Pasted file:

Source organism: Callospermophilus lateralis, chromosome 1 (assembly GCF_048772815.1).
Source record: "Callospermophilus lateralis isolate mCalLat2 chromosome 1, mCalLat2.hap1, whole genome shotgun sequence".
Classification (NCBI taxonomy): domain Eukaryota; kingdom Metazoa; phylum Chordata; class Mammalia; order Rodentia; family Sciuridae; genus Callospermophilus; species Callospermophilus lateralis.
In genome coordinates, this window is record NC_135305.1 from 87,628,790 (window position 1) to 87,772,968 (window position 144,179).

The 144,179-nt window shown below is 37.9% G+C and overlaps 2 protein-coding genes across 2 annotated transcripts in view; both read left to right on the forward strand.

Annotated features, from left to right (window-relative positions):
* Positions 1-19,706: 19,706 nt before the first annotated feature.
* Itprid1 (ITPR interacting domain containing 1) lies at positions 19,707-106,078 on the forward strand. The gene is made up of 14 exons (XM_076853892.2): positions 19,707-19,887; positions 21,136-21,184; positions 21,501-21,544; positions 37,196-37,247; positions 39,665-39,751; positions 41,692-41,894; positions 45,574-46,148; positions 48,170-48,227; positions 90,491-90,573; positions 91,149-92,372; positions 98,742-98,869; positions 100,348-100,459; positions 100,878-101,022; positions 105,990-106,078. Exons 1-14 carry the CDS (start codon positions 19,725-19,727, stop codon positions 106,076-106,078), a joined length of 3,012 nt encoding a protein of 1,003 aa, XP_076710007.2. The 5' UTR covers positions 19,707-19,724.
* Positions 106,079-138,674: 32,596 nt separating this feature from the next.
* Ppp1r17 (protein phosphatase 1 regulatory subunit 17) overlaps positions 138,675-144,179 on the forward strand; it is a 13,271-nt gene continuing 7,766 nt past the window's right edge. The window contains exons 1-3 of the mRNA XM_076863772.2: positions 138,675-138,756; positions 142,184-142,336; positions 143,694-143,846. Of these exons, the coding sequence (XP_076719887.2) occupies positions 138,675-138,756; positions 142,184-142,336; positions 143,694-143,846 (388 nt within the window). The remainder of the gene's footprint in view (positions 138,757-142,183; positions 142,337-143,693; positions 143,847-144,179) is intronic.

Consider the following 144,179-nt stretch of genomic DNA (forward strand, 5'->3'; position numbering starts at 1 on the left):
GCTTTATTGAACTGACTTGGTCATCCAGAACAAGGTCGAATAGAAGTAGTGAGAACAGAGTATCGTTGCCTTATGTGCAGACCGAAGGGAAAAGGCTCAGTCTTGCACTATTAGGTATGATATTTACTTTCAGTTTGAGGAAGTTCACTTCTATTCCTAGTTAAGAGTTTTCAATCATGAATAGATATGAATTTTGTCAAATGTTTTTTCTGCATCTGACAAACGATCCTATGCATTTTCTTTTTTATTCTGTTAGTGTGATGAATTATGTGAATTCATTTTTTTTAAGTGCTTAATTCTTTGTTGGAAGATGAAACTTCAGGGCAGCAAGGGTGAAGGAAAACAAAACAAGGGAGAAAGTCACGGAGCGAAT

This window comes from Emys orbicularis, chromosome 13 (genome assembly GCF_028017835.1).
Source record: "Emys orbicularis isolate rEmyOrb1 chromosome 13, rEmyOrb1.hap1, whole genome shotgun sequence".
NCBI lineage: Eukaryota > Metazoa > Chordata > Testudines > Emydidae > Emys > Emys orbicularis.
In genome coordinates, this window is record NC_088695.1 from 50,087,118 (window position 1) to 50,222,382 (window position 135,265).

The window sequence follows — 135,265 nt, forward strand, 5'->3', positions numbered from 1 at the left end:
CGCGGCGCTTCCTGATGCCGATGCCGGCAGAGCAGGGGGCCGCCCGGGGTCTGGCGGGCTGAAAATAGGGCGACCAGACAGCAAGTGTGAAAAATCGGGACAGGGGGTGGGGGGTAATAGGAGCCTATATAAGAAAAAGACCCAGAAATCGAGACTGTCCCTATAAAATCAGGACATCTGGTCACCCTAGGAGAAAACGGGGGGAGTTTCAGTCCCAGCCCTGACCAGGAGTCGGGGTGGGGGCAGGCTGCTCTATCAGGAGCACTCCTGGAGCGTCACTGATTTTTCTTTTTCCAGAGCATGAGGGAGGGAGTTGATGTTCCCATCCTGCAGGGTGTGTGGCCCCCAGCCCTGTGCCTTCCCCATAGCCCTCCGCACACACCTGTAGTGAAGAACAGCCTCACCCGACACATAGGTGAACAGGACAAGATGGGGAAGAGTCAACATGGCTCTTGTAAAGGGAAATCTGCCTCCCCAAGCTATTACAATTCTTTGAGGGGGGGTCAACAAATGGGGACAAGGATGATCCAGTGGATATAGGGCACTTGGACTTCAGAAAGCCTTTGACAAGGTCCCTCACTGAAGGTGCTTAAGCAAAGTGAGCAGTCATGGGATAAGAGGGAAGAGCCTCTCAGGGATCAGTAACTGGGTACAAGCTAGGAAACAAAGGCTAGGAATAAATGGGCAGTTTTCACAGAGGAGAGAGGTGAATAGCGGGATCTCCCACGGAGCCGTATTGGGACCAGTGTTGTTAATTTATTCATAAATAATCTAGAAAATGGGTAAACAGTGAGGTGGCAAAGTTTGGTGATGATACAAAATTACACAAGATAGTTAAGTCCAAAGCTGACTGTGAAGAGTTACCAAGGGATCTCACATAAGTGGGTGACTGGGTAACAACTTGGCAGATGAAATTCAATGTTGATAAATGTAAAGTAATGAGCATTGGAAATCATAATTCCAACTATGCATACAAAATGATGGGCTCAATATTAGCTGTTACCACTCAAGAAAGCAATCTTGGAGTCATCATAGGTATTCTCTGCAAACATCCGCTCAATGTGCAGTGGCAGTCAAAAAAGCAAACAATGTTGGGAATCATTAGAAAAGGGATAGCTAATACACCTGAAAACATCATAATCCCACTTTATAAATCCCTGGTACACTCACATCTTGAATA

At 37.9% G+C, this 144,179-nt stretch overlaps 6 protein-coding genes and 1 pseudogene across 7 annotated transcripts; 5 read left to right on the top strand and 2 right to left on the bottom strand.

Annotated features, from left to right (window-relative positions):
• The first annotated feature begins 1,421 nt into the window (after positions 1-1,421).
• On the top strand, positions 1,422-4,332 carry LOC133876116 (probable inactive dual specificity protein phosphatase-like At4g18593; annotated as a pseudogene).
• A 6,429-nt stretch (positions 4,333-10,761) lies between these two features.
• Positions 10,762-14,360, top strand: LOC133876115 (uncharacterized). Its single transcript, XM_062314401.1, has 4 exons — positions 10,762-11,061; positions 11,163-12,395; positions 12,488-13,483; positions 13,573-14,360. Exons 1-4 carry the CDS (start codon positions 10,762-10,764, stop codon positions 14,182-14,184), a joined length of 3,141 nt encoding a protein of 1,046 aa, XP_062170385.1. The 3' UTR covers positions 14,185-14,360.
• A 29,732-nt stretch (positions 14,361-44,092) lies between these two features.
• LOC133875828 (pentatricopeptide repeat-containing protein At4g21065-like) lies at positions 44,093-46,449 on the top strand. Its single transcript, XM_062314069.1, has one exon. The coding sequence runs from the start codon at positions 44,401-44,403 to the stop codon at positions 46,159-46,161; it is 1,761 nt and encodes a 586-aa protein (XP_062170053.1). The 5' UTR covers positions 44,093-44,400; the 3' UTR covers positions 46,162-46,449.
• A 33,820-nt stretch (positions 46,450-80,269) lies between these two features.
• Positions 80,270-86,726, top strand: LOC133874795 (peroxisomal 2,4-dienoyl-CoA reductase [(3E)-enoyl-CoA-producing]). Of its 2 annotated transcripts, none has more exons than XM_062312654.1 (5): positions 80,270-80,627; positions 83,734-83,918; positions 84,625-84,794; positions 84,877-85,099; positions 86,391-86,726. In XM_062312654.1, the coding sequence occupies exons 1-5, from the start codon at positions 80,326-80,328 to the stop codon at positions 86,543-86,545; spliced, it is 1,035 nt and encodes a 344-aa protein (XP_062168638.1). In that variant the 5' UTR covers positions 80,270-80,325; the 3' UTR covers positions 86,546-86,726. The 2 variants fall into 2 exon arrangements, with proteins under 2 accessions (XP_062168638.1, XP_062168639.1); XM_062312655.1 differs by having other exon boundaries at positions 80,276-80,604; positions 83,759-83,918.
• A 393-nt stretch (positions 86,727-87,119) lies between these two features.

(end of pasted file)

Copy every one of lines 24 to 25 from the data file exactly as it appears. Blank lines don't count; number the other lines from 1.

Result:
• Positions 10,762-14,360, top strand: LOC133876115 (uncharacterized). Its single transcript, XM_062314401.1, has 4 exons — positions 10,762-11,061; positions 11,163-12,395; positions 12,488-13,483; positions 13,573-14,360. Exons 1-4 carry the CDS (start codon positions 10,762-10,764, stop codon positions 14,182-14,184), a joined length of 3,141 nt encoding a protein of 1,046 aa, XP_062170385.1. The 3' UTR covers positions 14,185-14,360.
• A 29,732-nt stretch (positions 14,361-44,092) lies between these two features.